Come back to present time, and see the results you got from listening to a language from childhood. you talk fluently, you express your ideas spontaneously, and it became just your language.

Here is the lesson we learn from your baby self: learn Spanish, just as it comes, in its natural form.

When I was learning to speak English, I used to watch a TV show called Drake and Josh. I remember I watched the same episodes in different times because that was how the channel broadcast their TV shows. The bottom line is, this kind of repetition helped me understand some new words.

I started to notice words in certain situations, for example, I was hearing how they used to say, “awesome”, every time something good happened. I didn’t know how to spell it, but I knew how it sounded and figured what it meant by its context, I eventually found the word in a magazine, and learned how to spell it.

The lesson from this small experience is just the same as the one we learned from your baby self: Learn the language as it comes, in its natural form. Remember to focus on listening, learn with your ears, not with your eyes.

This way, you will be training yourself for fluency. It’s going to become easier to remember new words because, when you learn new words or expressions, the new word will be tied to real memories, like things you do, hear, or watch, not just to easy to forget single letters.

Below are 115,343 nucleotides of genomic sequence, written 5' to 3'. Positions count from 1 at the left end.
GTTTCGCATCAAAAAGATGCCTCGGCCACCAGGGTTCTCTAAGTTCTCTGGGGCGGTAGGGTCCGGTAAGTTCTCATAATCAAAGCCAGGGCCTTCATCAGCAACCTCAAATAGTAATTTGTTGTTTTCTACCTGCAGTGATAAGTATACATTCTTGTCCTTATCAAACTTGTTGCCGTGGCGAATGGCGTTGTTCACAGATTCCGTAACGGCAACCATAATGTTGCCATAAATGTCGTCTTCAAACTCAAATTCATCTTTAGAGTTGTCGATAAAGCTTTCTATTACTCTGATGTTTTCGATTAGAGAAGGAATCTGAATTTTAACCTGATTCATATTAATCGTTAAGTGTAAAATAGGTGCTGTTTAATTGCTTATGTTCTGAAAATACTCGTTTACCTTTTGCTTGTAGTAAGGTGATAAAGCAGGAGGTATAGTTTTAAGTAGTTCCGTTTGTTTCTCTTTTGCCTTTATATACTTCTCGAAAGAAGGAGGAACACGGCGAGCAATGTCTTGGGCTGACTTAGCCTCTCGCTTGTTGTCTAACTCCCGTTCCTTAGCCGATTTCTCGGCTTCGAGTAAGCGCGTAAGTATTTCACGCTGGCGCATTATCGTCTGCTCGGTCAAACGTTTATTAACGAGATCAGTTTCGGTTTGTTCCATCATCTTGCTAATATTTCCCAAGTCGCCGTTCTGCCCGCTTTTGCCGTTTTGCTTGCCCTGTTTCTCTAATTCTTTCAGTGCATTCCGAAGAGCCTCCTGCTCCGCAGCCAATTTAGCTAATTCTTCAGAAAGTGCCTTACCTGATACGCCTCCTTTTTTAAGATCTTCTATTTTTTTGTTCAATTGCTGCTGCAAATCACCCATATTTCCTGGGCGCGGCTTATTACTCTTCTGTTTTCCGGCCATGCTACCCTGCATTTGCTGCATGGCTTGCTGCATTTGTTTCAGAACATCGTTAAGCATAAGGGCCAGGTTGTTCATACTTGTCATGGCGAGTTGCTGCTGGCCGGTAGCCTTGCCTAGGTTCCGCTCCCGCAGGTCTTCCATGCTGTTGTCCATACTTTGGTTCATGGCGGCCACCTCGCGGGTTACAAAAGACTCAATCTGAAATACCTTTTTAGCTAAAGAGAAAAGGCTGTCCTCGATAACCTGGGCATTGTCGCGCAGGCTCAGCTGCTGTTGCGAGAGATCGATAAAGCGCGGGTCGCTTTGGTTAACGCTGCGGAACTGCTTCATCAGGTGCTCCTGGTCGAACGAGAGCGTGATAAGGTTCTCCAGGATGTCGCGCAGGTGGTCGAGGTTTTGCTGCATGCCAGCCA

Don’t worry too much about how to spell the new words you learn, remember that first thing you did when you were a baby was listening, then you learned to speak, and finally you went to school to learn how to read and write.

Focus on the first two steps of language learning first, and when you get fluency, move one to reading and writing.

How to translate Spanish to your language

As I said before, translating is not totally bad. What I want to say with this post, is that you must focus all your energy, on acquiring Spanish in the most natural way possible, but if you really feel that you need to translate something from Spanish to understand its full meaning, that’s Ok too.

It is fine as long as you don’t stick to translation. Use your translator once, and when you feel that you understand the meaning of whatever you need to understand, move on, and listen to it in Spanish. Don’t spend too much time on translating, do this once, just as you have your breakfast once a day.

I am sure that if Peter would have focused his driving learning on practicing his use of the clutch, and the accelerator, he would have had the chance to drive the car quicker. Instead, he was taking the most inefficient way to learn. Don’t translate when you learn Spanish, and I promise that you will get the chance to “drive your Spanish”, in the blink of an eye.

Diego Cuadros is a blogger and a Spanish online teacher. He uses stories to help Spanish lovers understand fast-speaking native speakers, so they don't freeze and panic in conversations.